By Stephen McGhee

THE fact that we are facing a crisis when it comes to our children and young people’s mental health is well-established.

Under-resourced and overstretched mental health services were already creaking at the seams prior to Covid-19. The pandemic further added to this, with school closures and an inability to access services further adding to the backlog of cases, including increasing levels of anxiety, self-harm and depression.

A survey published last year by NHS Digital found one in six children in England had a probable mental disorder in 2021 – a similar rate to 2020 but a huge increase from one in nine in 2017. It is difficult to see why these figures would be any different north of the Border.

The current cost of living crisis has further exacerbated the situation, driving many families further into poverty, with a resulting impact on mental health. Our children and young people are frequently facing intolerably long waiting times for treatment, and suffering while they wait and their problems often worsen.

Compounding this already perfect storm is the devastating impact of cuts in public services on those with mental health issues, as outlined in the Scottish Government’s Resource Spending Review, with an estimated £3.5 billion spending shortfall by 2026/27.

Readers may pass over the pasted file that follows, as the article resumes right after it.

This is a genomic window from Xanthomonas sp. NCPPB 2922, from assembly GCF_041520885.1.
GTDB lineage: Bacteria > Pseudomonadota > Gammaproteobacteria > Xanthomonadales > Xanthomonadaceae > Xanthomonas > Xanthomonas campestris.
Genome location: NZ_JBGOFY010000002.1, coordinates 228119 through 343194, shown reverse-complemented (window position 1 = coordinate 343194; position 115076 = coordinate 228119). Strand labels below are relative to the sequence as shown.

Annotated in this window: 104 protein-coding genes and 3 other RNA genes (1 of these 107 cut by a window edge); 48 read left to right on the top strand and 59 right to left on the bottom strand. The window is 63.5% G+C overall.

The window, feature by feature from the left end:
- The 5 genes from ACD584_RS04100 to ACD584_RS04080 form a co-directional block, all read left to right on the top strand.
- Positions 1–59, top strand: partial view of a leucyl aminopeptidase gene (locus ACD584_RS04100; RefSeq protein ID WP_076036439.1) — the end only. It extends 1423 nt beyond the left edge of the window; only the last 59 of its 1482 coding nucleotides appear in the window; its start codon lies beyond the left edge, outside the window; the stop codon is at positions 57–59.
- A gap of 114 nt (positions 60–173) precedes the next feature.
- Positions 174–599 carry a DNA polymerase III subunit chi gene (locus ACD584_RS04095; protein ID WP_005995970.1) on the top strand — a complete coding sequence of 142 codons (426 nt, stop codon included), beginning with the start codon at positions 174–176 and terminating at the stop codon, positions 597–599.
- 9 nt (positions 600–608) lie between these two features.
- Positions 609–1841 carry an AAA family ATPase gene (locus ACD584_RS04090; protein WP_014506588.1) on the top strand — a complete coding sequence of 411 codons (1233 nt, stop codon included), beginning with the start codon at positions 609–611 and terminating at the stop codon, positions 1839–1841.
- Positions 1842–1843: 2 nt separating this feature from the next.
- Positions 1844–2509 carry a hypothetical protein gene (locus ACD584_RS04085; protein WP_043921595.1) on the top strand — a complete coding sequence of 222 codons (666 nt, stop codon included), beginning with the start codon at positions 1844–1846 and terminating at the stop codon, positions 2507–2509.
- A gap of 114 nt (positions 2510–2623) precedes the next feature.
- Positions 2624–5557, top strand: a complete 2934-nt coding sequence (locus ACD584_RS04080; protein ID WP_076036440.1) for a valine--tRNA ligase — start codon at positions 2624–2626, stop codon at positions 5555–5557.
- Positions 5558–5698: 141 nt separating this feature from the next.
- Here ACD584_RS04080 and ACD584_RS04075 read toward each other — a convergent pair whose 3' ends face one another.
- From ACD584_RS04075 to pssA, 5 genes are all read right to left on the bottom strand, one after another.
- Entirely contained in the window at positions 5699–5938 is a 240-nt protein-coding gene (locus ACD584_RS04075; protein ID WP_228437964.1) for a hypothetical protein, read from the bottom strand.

Latest figure published by Public Health Scotland this week indicate that 5,016 children and young people started treatment at Child and Adolescent Mental Health Services (CAMHS) during the quarter ending March 2022, an increase of 7.7 per cent from the previous quarter (4,659). However, just 73.2 per cent were seen within the Scottish Government’s maximum waiting time for the NHS of 18 weeks from referral to treatment (to be met by at least 90 per cent of patients).

At the end of March 2022, a staggering total of 1,322 children and young people had been waiting for over a year for treatment.

Specialist CAMHS need greatly increased investment, with the commitment by the Scottish Government to clear backlogs by March 2023 to be welcomed, although this will prove highly challenging. What is even more crucial is a renewed focus of resources on expanded prevention and early intervention services. This can serve to reduce the need for referral to costly specialist mental health services.

The Scottish Government activity in this area is to be applauded, including the recent provision of an additional £15 million to local authorities to deliver locally-based mental health and wellbeing support for five to 24-year-olds in their communities, providing alternative support options and ensuring access to counselling support services in all secondary schools.

This is all a step in the right direction, but more clearly requires to be done, and what is worrying are proposed cuts in public services, including to local government and the voluntary sector, which forms the backbone to the delivery of these.

This is a crisis we can overcome, but as the country comes to terms with the biggest hit to its mental health in generations, it will require a similar energy and commitment to that demonstrated for Covid-19 if we are to achieve this and prevent many young people giving up on their futures.

Stephen McGhee of Spark of Genius is a member of the Scottish Children’s Services